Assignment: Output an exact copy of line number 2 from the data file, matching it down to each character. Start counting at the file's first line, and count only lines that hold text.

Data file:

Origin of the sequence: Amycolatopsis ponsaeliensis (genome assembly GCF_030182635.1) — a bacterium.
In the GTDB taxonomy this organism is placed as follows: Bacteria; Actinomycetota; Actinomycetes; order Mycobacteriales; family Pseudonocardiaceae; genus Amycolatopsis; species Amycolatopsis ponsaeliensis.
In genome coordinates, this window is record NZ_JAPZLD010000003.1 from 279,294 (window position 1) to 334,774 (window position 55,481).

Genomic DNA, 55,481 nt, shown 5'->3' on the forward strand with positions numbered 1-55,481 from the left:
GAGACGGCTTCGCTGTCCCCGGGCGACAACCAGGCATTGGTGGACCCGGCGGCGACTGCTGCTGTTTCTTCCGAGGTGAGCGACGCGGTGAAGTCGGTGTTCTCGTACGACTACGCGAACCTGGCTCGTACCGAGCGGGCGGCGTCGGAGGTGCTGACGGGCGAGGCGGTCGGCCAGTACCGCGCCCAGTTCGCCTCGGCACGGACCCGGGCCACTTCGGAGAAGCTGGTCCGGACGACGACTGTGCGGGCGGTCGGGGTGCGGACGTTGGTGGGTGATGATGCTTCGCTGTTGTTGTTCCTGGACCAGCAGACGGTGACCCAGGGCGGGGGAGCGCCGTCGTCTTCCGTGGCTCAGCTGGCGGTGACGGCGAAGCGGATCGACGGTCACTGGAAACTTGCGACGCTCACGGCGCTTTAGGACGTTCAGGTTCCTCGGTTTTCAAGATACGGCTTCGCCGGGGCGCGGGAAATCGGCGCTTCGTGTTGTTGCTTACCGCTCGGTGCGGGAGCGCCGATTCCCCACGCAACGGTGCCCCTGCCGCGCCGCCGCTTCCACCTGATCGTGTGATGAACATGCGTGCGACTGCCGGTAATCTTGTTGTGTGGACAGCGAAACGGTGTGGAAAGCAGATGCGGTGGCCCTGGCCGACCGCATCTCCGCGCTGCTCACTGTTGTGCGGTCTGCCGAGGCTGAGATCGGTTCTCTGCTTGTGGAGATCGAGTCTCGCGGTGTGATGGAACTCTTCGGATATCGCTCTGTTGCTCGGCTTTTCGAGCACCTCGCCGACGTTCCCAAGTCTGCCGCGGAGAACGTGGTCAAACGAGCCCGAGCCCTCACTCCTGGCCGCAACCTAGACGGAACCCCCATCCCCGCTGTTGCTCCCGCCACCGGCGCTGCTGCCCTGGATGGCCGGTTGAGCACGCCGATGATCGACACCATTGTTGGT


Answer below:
In the GTDB taxonomy this organism is placed as follows: Bacteria; Actinomycetota; Actinomycetes; order Mycobacteriales; family Pseudonocardiaceae; genus Amycolatopsis; species Amycolatopsis ponsaeliensis.